“We’re looking forward to doing a lot of good things here in Northern California,” Singleton told San Jose Mercury News staffers, according to the paper’s story on the buyout.
But employees at the papers still had every reason to be nervous about Singleton’s $1 billion takeover of the Contra Costa Times, the Mercury News, and other papers from the Sacramento-based McClatchy Co.
MediaNews already owned the Oakland Tribune, the San Mateo County Times, and the Marin Independent Journal among others in California before it carved excess properties out of McClatchy, which had grown too large following its purchase of the Knight Ridder chain earlier this year.
The purchases allowed Singleton to seize almost complete control of 14 metropolitan and suburban media markets. The only remaining daily print competitor in the Bay Area was the Chronicle and its parent company, the Hearst Corp., which subsequently purchased $300 million in MediaNews stock, a deal the feds are still investigating. When the transaction with Hearst was finalized, top executives at MediaNews were collectively awarded about $2 million in bonuses.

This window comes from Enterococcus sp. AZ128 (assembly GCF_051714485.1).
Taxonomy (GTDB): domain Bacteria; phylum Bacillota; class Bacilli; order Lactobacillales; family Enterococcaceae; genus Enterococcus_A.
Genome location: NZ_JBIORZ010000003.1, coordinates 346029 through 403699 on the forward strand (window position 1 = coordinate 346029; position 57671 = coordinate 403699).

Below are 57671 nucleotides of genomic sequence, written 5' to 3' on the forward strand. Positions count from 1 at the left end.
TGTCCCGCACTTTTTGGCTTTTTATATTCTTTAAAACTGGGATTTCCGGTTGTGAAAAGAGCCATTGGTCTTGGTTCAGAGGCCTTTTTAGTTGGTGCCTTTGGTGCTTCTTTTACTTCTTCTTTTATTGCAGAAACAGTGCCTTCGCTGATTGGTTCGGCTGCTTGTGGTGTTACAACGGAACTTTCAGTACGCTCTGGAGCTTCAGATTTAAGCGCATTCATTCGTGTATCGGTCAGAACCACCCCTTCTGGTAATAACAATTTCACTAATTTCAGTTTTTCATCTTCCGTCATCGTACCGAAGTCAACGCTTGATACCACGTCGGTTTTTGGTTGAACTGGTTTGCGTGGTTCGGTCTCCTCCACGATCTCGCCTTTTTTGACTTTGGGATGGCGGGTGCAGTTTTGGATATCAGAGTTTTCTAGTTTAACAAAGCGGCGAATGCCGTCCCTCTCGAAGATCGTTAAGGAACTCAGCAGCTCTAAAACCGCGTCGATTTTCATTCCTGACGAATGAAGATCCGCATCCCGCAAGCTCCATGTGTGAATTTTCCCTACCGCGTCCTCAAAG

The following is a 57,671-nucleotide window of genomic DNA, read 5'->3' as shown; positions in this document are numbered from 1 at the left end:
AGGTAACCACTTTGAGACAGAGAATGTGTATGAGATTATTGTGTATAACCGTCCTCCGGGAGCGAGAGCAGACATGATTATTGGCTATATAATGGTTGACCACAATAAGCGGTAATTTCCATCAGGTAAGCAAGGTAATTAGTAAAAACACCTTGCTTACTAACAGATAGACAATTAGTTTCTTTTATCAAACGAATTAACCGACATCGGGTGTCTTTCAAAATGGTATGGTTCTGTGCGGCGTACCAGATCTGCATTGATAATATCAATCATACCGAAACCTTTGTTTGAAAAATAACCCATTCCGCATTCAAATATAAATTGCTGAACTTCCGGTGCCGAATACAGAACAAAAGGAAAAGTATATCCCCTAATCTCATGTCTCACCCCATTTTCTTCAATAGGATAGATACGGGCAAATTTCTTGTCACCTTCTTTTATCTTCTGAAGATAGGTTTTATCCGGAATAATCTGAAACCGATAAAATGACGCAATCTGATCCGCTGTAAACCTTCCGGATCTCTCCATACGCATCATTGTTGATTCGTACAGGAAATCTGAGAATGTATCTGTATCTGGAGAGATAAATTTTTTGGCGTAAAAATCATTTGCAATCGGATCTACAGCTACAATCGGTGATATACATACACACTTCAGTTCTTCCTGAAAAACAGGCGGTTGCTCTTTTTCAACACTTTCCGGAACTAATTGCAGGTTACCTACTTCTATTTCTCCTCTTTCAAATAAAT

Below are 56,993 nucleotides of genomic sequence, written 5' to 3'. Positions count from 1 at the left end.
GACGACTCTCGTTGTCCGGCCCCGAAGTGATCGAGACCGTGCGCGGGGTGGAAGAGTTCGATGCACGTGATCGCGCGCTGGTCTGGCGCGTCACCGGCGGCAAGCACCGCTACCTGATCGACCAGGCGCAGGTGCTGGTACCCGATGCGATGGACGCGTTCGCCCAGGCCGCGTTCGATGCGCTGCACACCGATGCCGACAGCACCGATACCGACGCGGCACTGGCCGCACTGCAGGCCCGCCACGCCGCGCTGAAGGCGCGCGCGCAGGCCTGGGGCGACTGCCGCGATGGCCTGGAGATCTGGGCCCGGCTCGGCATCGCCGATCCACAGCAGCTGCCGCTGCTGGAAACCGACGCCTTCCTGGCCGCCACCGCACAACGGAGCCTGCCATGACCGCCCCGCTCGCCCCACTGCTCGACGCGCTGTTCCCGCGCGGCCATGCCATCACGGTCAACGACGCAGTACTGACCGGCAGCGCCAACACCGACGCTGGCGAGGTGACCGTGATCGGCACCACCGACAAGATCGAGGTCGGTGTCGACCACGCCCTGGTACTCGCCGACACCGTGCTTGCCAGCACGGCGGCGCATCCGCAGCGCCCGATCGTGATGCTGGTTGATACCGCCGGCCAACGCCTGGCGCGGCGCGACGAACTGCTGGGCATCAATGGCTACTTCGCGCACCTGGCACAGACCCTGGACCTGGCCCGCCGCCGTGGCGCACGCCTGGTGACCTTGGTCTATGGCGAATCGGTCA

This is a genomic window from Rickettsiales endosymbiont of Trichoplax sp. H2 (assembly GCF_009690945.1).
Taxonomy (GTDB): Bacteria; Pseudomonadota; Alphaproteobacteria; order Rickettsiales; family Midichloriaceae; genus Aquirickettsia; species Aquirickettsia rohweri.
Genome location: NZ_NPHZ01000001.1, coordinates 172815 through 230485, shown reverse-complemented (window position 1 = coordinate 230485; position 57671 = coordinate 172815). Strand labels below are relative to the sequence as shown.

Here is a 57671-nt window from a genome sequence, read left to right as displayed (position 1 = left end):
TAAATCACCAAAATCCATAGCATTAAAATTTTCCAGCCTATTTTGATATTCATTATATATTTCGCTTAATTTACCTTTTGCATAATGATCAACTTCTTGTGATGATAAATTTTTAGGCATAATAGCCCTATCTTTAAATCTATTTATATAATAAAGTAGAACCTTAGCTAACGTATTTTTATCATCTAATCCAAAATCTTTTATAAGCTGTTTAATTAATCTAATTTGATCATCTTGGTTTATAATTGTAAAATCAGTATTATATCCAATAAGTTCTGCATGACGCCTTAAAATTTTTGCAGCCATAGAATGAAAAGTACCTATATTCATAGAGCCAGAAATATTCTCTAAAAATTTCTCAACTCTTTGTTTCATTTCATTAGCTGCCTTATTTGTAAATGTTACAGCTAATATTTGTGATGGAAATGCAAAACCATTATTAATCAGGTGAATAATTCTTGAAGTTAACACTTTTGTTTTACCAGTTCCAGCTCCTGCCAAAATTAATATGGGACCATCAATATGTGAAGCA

Some profiles of Singleton have depicted him as a good old-fashioned newspaper journalist, but knowing his cost-cutting reputation, only a fool would assume there were no plans to consolidate major operating functions to save money regardless of any promises made. Singleton has always been more about business than news.
Clustered ownership and shared management were prominent features of the company that MediaNews presented to investors at a Deutsche Bank “Global High Yield” conference in October. An April letter that reappeared in federal court last week during a hearing in Reilly’s suit confirmed that MediaNews and Hearst hoped to shed costs by possibly combining circulation and advertising operations.
Layoffs are also a big part of Singleton’s MO. Respected but tough Contra Costa Times editor Chris Lopez was let go in October because he’d become “redundant,” according to a memo company executive John Armstrong sent to employees.